Sign up ×
Stack Overflow is a community of 4.7 million programmers, just like you, helping each other. Join them; it only takes a minute:

I'm trying to setup a git repository with a manually defined worktree via:

cd /Users/braitsch/repos/project1
git --git-dir=. --work-tree=/Users/braitsch/projects/project1 init

After running the above I can add files located in "/Users/braitsch/projects/project1"
via : git add somefile or git add .
Commits work fine as do calls to "git branch"

However, git stash list throws the following error:

fatal: /usr/local/Cellar/git/ cannot be used without a working tree.

Is stashing not supported in user defined work-trees?

git config --local core.worktree
echoes out : /Users/braitsch/projects/project1

Any thoughts would be much appreciated!


As @jleedev noted below, there does appear to be a bug when attempting to call "git stash" from outside the worktree. However my workaround is to just cd into the worktree and then call stash by first preceding the path to the gitdir. Inconvenient, I know but the following works for the stash command:

git --git-dir="projects/proj1/.git" stash list

This issue doesn't appear to plague other stock commands like add, commit, branch, etc. Just "stash" so far as I can tell.

If you are looking to break-away from the default structure of having your .git folder nested inside of your worktree, you might find the following steps useful:

  1. create a directory where you'd like to store your git repository
  2. create a directory where you want keep the files your going to track (both of these can be anywhere on your file system)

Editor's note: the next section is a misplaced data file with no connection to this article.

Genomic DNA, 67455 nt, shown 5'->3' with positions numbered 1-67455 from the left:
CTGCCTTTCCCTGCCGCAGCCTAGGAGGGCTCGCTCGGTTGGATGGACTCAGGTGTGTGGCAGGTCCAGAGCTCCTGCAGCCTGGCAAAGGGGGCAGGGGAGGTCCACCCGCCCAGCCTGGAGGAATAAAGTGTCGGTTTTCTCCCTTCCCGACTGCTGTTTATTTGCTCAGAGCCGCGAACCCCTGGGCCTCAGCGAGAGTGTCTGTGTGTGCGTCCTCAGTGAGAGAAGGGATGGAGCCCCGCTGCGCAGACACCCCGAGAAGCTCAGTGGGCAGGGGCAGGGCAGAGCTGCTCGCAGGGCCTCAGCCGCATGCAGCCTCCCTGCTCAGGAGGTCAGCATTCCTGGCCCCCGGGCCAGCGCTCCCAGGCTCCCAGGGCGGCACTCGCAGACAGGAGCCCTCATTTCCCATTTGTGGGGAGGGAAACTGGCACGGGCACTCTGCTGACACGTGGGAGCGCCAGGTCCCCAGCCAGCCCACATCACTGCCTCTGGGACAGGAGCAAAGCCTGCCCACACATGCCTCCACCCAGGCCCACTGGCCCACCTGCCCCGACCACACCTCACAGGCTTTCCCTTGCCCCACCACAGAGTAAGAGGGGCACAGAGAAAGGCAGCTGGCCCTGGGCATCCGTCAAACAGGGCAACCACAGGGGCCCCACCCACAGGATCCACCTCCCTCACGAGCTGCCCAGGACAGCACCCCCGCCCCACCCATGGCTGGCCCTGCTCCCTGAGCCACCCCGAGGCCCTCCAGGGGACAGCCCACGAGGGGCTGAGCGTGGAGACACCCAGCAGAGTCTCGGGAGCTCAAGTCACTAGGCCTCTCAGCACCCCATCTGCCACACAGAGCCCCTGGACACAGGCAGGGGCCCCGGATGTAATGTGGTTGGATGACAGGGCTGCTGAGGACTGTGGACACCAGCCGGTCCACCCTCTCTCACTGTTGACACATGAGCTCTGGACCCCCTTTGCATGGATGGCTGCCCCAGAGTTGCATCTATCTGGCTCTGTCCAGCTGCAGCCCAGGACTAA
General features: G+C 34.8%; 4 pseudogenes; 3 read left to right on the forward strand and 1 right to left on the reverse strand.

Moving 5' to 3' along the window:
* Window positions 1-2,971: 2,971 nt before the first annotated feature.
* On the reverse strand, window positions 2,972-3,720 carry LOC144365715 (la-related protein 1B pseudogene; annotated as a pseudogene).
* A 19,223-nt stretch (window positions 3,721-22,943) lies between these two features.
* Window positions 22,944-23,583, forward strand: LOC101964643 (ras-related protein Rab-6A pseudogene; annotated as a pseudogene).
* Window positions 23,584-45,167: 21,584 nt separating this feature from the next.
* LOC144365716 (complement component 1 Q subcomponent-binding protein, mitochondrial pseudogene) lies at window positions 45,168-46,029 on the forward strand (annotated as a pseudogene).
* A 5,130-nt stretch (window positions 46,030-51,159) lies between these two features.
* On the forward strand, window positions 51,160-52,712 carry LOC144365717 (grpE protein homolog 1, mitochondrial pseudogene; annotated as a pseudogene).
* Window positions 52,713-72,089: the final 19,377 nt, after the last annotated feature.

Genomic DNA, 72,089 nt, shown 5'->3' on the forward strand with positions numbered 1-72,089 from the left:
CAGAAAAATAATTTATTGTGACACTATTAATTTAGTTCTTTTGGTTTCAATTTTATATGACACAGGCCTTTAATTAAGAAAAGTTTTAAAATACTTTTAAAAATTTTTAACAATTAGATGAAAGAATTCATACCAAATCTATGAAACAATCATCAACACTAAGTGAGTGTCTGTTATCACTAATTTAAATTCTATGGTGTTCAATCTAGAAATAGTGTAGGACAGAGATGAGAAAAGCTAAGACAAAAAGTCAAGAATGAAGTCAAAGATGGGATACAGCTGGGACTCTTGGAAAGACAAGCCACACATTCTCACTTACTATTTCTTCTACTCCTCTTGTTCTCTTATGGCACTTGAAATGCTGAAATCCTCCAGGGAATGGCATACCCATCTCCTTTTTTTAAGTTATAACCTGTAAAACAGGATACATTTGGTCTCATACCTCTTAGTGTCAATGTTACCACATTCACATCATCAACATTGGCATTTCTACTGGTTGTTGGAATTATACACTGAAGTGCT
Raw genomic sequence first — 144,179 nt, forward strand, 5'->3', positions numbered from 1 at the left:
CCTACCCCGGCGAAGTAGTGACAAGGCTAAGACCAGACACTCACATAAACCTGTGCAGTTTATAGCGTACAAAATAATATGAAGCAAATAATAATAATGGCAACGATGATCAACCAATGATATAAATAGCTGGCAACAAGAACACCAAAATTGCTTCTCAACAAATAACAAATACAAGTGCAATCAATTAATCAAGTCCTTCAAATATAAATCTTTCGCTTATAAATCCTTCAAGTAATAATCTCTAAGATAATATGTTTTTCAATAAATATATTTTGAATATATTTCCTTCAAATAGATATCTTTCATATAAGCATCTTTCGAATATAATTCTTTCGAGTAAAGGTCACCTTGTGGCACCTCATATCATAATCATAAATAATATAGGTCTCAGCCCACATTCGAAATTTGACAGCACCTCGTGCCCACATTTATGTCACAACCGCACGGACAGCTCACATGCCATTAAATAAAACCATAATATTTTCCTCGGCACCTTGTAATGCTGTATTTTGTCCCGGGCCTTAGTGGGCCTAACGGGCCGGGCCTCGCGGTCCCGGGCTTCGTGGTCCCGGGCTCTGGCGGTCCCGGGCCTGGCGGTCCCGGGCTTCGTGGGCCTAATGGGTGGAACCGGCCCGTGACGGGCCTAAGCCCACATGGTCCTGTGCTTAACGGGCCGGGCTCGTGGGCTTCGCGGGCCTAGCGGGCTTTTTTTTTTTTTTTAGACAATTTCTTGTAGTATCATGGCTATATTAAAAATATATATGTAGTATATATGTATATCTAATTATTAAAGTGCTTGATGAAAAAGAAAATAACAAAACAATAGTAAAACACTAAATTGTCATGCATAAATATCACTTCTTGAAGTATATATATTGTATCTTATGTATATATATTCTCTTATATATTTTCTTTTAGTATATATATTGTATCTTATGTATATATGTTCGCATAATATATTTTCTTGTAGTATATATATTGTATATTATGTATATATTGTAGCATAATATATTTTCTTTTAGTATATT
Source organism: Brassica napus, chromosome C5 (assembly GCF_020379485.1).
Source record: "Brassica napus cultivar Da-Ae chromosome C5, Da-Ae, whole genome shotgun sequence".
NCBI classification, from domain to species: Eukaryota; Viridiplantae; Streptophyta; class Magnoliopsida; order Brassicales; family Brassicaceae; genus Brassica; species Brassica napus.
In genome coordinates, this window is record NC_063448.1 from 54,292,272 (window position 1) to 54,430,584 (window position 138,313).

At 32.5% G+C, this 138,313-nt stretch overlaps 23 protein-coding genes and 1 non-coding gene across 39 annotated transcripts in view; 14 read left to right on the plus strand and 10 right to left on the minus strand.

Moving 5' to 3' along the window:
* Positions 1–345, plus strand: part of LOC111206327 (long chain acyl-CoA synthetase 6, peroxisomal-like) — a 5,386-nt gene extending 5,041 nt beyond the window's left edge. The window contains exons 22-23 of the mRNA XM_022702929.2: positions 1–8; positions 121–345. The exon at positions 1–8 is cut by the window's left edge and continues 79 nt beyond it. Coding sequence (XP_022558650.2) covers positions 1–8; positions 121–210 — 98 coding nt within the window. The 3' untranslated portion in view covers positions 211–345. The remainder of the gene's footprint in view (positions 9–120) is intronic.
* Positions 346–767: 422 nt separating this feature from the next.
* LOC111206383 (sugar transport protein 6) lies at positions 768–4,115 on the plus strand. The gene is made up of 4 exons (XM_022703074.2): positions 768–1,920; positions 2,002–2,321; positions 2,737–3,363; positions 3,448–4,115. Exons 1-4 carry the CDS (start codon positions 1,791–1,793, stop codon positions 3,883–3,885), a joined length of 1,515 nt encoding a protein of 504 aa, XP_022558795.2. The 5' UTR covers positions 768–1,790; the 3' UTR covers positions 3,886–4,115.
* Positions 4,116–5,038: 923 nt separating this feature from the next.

3. cd into your git repository folder and run:

      git --git-dir=. --work-tree="path-to-your-project-folder" init

    This will init a new repository and link it to your external worktree folder.

To run standard add, delete, branch, commit commands, cd into the your git repository and run your command as usual. To run stash however, be sure to cd into your worktree and then run stash as I noted above prefacing the command with the path to your gitdir.

share|improve this question

3 Answers 3

up vote 3 down vote accepted

This is either a bug in the command’s behavior or its error reporting. The commands which require a work tree and are implemented as scripts1 verify its presence with this command:

git rev-parse --is-inside-work-tree

which will fail if you are not actually inside the work tree, contrary to what the error message implies. The commands which are implemented in C, on the other hand, call setup_work_tree, which automatically chdirs into the work tree. Whether the require_work_tree function in git-sh-setup could safely be altered to match this I do not know.


share|improve this answer
Thanks for the response as yes, this does appear to be a bug. Please see my addendum to my original question above. – braitsch May 3 '11 at 4:31


Try setting the GIT_WORK_TREE environment variable to point to suitable folder.

Original answer:

That was a bit odd command. Try this instead. It's much easier:

mkdir yourRepo
cd yourRepo
git init
.. edit some files
git add .
git commit -m "First commit"
share|improve this answer
Hi, that doesn't address the problem. "git init" just initializes a new repository in your current working directory. I'm trying to define the worktree elsewhere on the filesystem via the commands in my example above. It appears that when you do this however, the git stash command fails. – braitsch May 2 '11 at 23:09
Roger roger. See my edited answer. Cheers. – ralphtheninja May 2 '11 at 23:19

I ran into this using git for Windows 1.8.3 through ConEmu.

My problem seemed to be related to a drive mapping I had which mapped a path on the C: drive to P:\

git recognized the path for the mapped drive as /p at the prompt, but the setting for git config --local core.worktree was returning P:/

I reset it using git config --local core.worktree /p, which gave me p:/ as the new value, but that fixed stash. Seems like it didn't like the capital drive letter.

Turns out I simply had to cd /c and then cd /p to have git notice I had entered the working tree directory. Not sure why git is sensitive to cd but could not detect I was in the proper place when the shell was initialized.

share|improve this answer

Your Answer


By posting your answer, you agree to the privacy policy and terms of service.

Not the answer you're looking for? Browse other questions tagged or ask your own question.